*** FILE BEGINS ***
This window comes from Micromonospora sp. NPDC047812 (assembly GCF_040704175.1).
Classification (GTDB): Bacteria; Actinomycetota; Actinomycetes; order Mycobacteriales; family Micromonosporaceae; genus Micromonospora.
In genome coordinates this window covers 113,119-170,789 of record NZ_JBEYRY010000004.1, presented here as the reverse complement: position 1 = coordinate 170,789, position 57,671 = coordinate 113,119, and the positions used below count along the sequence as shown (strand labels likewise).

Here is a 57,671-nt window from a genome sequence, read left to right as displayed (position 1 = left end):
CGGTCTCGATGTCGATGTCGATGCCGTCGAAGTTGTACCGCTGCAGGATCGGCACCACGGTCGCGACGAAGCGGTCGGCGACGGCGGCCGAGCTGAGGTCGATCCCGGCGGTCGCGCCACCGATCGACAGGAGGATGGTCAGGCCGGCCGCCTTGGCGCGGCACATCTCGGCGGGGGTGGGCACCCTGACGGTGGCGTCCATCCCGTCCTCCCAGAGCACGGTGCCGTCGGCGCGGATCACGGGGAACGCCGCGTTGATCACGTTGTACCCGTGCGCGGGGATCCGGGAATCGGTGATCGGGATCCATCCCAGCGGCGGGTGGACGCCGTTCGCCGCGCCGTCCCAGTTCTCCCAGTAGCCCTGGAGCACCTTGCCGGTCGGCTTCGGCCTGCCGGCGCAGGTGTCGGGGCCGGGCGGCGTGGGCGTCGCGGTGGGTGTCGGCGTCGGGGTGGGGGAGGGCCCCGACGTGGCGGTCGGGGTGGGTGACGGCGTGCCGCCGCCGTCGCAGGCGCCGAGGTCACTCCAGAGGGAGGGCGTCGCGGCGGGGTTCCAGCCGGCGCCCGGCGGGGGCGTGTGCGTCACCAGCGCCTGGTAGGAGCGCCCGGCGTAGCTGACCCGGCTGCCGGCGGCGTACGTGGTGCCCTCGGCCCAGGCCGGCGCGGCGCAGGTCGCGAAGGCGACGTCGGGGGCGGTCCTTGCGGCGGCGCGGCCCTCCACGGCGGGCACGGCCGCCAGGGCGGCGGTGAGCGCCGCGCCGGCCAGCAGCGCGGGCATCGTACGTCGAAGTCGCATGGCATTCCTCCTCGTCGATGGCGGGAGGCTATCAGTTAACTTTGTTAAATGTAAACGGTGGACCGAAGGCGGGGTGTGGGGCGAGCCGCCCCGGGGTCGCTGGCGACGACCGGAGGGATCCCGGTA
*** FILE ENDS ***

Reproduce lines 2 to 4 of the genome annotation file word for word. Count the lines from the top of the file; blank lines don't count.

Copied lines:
Classification (GTDB): Bacteria; Actinomycetota; Actinomycetes; order Mycobacteriales; family Micromonosporaceae; genus Micromonospora.
In genome coordinates this window covers 113,119-170,789 of record NZ_JBEYRY010000004.1, presented here as the reverse complement: position 1 = coordinate 170,789, position 57,671 = coordinate 113,119, and the positions used below count along the sequence as shown (strand labels likewise).

Here is a 57,671-nt window from a genome sequence, read left to right as displayed (position 1 = left end):